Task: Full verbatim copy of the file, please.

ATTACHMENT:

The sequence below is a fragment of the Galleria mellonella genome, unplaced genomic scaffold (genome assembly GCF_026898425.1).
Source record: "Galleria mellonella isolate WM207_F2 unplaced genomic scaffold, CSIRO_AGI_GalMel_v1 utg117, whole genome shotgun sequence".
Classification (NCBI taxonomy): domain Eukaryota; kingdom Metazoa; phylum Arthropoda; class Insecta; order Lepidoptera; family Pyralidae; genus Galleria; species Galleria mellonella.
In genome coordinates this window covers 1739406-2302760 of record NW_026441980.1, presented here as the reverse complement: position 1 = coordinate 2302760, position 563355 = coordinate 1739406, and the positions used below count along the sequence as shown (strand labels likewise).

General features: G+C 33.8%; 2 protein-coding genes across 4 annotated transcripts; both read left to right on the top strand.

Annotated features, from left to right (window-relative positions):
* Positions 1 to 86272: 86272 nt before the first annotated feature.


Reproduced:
The sequence below is a fragment of the Galleria mellonella genome, unplaced genomic scaffold (genome assembly GCF_026898425.1).
Source record: "Galleria mellonella isolate WM207_F2 unplaced genomic scaffold, CSIRO_AGI_GalMel_v1 utg117, whole genome shotgun sequence".
Classification (NCBI taxonomy): domain Eukaryota; kingdom Metazoa; phylum Arthropoda; class Insecta; order Lepidoptera; family Pyralidae; genus Galleria; species Galleria mellonella.
In genome coordinates this window covers 1739406-2302760 of record NW_026441980.1, presented here as the reverse complement: position 1 = coordinate 2302760, position 563355 = coordinate 1739406, and the positions used below count along the sequence as shown (strand labels likewise).

General features: G+C 33.8%; 2 protein-coding genes across 4 annotated transcripts; both read left to right on the top strand.

Annotated features, from left to right (window-relative positions):
* Positions 1 to 86272: 86272 nt before the first annotated feature.